One of the most enduring trends in design is certainly the blurring of the boundaries between work and living spaces. Over the years brands and designers have been investing heavily in modularity, flexibility, and adaptability; leaving behind the sterile corporate workplace style once and for all.
Arper has long since been a trendsetter in this sense, their modular Loop collection by Lievore Altherr Molina, dates back to 2009. It’s now hoping to replicate this success, with Kiik, a new collection by Iwasaki Design.
Launched globally at Milan Salone del Mobile, and in the UK during Clerkenwell Design Week, this modular line of seating, tables, ottomans, and consoles creates moments for working, gathering, or relaxation in graphic forms with myriad configurations. Kiik’s fundamental structures can be created with seats with and without backrests and tables in triangular, circular, square or rectangular shapes and completed with ottomans and low or raised consoles.
OnOffice caught up with Ichiro Iwasaki, during Salone del Mobile, to discuss all things design.
OnOffice: How is designing for office/workplace different from creating home pieces?
Ichiro Iwasaki: Nowadays, design for office is more focused on ‘ Move ‘, things like having discussions with colleagues or quick meetings while standing.Working environment requires efficiency in motion.
On the other hand, of course design for home is more close to ‘ Stillness ‘, as home is place to rest or relax. However, I feel the contexts of those two environments are getting mixed nowadays.
OnOffice: What was your vision when approaching this collaboration? What are you hoping to achieve now that the Kiik line has launched?
Ichiro Iwasaki: The vision was to create modular system that can be applied to various contexts in our contemporary life styles.
The system consists of 3 basics postures from our every day life: console for ‘ Standing ‘, Sofa-bench for ‘ sitting ‘ and Ottoman for ‘ lying down’.
This approach made the modular system of KIIK highly flexible to any kinds of spaces.
OnOffice: It’s important to keep your own voice as a designer and maker but to speak the language of the client, as it were. How do you approach these types of collaborations?
Ichiro Iwasaki: In my design career, I designed many industrial products such as consumer appliances, cameras, and phones which are full of restrictions and no room for expressing myself.
Hence it is rather natural for me to speak Arper’s language instead of mine.
OnOffice: How did you bridge the aesthetic and philosophical differences between Japanese and Italian design?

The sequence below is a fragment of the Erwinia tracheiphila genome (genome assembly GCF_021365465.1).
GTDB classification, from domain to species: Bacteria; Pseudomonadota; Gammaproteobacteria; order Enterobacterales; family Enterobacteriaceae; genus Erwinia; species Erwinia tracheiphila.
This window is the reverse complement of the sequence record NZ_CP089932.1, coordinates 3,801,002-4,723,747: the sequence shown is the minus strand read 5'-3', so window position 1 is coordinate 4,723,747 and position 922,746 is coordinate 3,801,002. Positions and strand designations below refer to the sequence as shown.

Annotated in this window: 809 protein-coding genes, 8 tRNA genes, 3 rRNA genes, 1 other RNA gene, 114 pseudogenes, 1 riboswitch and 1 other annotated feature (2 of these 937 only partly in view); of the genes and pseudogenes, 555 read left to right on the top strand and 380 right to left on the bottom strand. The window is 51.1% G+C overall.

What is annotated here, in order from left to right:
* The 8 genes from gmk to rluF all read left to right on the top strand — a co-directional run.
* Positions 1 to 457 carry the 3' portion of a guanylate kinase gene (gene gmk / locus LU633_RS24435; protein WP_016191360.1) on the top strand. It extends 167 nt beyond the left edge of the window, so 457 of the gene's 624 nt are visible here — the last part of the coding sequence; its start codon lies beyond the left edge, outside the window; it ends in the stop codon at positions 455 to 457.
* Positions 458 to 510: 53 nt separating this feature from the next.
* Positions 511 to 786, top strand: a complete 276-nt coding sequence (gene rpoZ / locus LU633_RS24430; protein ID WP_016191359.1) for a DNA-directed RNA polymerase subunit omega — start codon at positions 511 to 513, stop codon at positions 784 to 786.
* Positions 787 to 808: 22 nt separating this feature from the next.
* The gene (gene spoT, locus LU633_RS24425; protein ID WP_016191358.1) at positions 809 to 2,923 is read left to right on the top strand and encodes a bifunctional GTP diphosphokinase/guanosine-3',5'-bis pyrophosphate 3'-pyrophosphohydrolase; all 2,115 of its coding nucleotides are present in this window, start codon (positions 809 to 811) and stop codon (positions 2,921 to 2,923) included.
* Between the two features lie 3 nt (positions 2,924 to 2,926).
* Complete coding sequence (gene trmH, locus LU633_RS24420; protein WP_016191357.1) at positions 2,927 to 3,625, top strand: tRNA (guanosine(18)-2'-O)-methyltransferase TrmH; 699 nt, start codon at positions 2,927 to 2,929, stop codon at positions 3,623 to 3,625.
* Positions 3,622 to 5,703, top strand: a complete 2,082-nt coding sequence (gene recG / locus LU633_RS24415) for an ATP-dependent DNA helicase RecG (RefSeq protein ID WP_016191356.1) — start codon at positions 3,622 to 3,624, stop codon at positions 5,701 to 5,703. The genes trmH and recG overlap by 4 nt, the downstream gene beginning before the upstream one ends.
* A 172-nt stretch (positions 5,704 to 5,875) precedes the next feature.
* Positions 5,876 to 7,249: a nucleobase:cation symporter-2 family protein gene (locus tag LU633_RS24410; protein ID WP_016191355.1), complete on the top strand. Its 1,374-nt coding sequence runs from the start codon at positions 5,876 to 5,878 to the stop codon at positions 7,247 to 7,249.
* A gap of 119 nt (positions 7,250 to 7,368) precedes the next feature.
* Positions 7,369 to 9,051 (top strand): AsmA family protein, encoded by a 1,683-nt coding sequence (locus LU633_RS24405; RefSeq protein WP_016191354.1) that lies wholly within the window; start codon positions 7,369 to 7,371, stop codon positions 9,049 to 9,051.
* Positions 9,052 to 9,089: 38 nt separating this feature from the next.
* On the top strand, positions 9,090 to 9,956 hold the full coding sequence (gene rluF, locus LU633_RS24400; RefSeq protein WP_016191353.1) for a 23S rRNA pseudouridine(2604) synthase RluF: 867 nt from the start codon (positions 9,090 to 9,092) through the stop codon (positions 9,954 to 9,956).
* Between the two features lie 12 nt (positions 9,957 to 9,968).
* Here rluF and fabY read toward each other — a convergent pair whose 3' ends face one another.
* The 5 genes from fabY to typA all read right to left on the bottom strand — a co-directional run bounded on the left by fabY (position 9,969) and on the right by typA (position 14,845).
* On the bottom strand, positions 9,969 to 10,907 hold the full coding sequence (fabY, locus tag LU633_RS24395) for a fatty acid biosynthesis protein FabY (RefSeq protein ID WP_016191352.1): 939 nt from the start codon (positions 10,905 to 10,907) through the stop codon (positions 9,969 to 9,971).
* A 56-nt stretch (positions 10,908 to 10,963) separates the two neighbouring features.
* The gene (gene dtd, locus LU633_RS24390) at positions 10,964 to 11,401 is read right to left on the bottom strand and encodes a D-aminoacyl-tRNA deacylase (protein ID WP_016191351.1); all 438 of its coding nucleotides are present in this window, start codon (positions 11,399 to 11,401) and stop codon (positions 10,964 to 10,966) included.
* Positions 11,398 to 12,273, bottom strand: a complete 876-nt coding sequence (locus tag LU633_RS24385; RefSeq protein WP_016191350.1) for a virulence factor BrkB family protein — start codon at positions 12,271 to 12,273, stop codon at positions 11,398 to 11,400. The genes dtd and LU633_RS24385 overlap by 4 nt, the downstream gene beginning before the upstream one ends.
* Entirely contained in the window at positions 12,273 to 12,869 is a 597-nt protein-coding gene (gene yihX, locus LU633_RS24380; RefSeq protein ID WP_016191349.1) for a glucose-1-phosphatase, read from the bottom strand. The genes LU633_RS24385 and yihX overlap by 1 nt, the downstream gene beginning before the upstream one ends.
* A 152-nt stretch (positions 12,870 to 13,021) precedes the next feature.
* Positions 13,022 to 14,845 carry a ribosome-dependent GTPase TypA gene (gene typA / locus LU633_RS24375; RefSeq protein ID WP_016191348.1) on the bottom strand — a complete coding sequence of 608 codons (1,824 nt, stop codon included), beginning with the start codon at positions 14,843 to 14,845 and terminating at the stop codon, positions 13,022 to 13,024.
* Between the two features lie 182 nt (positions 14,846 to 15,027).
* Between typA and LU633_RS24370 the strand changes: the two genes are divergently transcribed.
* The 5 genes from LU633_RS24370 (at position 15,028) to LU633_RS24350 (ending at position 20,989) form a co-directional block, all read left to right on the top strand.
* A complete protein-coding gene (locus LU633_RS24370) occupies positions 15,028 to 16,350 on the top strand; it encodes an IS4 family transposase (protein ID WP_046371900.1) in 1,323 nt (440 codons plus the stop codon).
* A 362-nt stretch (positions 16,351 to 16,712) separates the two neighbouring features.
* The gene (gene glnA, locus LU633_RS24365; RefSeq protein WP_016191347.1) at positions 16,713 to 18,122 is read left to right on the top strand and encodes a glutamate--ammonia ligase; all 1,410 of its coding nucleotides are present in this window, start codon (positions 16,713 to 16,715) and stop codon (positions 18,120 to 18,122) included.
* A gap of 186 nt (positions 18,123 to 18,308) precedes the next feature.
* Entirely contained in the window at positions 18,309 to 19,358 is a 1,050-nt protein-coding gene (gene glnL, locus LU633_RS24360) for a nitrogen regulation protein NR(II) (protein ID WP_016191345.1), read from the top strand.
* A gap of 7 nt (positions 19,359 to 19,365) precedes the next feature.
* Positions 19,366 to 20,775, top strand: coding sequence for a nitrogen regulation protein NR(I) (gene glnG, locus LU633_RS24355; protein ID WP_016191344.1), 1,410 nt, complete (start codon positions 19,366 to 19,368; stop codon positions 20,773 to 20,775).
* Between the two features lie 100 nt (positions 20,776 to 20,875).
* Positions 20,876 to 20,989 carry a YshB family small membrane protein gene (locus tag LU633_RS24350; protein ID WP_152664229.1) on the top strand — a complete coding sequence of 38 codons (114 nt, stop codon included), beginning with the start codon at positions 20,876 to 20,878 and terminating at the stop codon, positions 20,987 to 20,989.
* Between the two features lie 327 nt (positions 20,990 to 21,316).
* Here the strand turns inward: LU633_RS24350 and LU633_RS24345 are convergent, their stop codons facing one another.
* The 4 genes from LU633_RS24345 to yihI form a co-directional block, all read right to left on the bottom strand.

Ichiro Iwasaki: I think there are full of wonderful values in the differences, and you can discover them if you tried to understand more.
Generally speaking, we tend to regard the differences as something negative or pessimistic, however to me it’s almost a treasure.
OnOffice: What did Arper want when they approached you for a partnership? What were they looking for?
Ichiro Iwasaki: Arper asks designers to explore what is Arper. Probably they expected answers from different perspectives based on my experiences of industrial design (such as electronics) and also my Japanese background.
OnOffice: What were you looking for in a partnership with a heritage brand like Arper?
Ichiro Iwasaki: I keep looking at Arper more than 10 years now, and to me, Arper always seems like a project not just as one of the brands.
It wasn’t like designing for a brand, but collaborating together to realize philosophy of the brand. This highly motivates me a lot.
OnOffice: What was the process like? How much collaboration was there? Was it easy/smooth?
Ichiro Iwasaki: At the beginning of project, we always share what we should do, aim, goals and discuss every small detail.
This allows our collaboration always smooth and clear.
OnOffice: Japanese designers like yourself seem to have taken over Europe this year. Why is European design falling in love with Japan?
Ichiro Iwasaki: As well as Japanese people are interested in Europe, there must be always interests, expectations and also desires between different cultures.
It is a kind of mutual expectations rather than one-sided.
I think there can be a type of design only possible because of this mutual expectations.
Iwasaki Design Studio’s new Kiik collection for Arper is flexible and playful, without losing it’s utilitarian edge. Ichiro Iwasaki sat down with OnOffice to discuss Japanese design and his process.